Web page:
Low Dose Irradiation for Small Bowel Transplant
Irreversible Intestinal Failure
Procedure: Reduce the risk of allograft rejection
|Study Design:||Time Perspective: Prospective|
|Official Title:||Low Dose Ex-Vivo X-Irradiation of the Allograft and Simultaneous Bone Marrow Cell Infusion to Enhance Intestinal/Multivisceral Allograft Survival|
|Study Start Date:||July 2001|
|Study Completion Date:||September 2003|
The rationale behind this study involves the need to better manage rejection in the intestinal allograft recipient. Although tacrolimus based immunosuppression has made intestinal transplantation feasible, the requisite need for chronic high dose immunosuppression in order to control rejection has inhibited the wide spread clinical use and practicality of intestinal/multivisceral transplantation. The measures needed to prevent graft loss have frequently resulted in lethal infections, the leading cause of death. This trial is significant for determining if this new strategy of allograft immune-modulation with low dose ex-vivo irradiation and simultaneous done bone marrow cell infusion will favorably affect short and long term outcomes by reducing the risk of allograft rejection.
This trial is offered to all patients with irreversible intestinal failure who must undergo intestinal, combined liver-intestinal, and multivisceral transplantation at the University of Pittsburgh Medical Center. Patients are recruited through the referral system and no cold calling is carried out. Patient confidentiality is maintained by the use of codes to identify the study participants. All data is stored in a locked filing cabinets as a means to protect participants against a breach of confidentiality. This trial involves ex-vivo low dose irradiation of the intestinal allograft with or without adjunct donor bone marrow cell infusion. An intravenous bone marrow cell infusion is prepared form the thoracolumbar vertebral bodies harvested from cadaveric donors. Control subjects will be those who refuse to be enrolled in the study or those for whom donor bone marrow is not available. All patients will be treated perioperatively with thymoglobulin, a rabbit polyclonal anti-lymphocyte globulin at a dose of 5-10 mg/kg. Tacrolimus will be given in a standard fashion and from the outset as a single monotherapeutic agent to prevent early allograft rejection and promote graft acceptance. All patients will be monitored for rejection, graft function, opportunistic infections and GVHD. Surveillance endoscopy with guided mucosal biopsies will be obtained according to the standard protocol. Attention will be paid for any clinicopathologic changes suggestive of acute or chronic irradiation injuries.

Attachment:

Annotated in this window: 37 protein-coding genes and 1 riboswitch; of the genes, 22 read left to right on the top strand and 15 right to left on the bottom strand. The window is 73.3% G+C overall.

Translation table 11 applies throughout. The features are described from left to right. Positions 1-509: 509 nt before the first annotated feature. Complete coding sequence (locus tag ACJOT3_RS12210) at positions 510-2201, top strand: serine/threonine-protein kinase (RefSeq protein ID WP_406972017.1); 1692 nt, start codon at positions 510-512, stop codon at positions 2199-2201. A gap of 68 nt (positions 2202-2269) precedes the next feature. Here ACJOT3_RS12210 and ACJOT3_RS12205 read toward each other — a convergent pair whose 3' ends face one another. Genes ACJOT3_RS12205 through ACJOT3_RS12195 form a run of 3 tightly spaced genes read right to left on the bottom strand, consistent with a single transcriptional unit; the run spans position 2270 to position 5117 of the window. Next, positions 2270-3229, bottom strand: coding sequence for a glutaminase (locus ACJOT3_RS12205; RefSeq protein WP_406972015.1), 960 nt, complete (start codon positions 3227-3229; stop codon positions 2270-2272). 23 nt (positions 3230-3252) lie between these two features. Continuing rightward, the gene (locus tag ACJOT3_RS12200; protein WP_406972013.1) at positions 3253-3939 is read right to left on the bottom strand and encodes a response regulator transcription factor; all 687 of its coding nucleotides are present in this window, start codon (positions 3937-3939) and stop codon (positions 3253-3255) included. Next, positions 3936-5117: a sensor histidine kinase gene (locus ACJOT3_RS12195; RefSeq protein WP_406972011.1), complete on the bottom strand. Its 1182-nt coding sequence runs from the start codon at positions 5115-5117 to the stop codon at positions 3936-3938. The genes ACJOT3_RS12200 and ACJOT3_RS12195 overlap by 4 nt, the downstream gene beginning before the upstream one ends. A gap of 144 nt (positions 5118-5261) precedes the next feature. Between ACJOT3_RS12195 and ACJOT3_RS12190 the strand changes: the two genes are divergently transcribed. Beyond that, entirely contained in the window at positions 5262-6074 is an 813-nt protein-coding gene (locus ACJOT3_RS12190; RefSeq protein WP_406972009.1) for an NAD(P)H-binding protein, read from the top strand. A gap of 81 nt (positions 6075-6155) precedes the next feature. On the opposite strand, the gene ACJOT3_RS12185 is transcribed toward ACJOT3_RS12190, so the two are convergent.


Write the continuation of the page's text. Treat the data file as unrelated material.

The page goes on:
The study closed for enrollment as of 9/30/03.
Please refer to this study by its ClinicalTrials.gov identifier: NCT00382486
|United States, Pennsylvania|
|University of Pittsburgh Medical Center|
|Pittsburgh, Pennsylvania, United States, 15213|
|Principal Investigator:||Kareem M Abu-Elmagd, MD||University of Pittsburgh|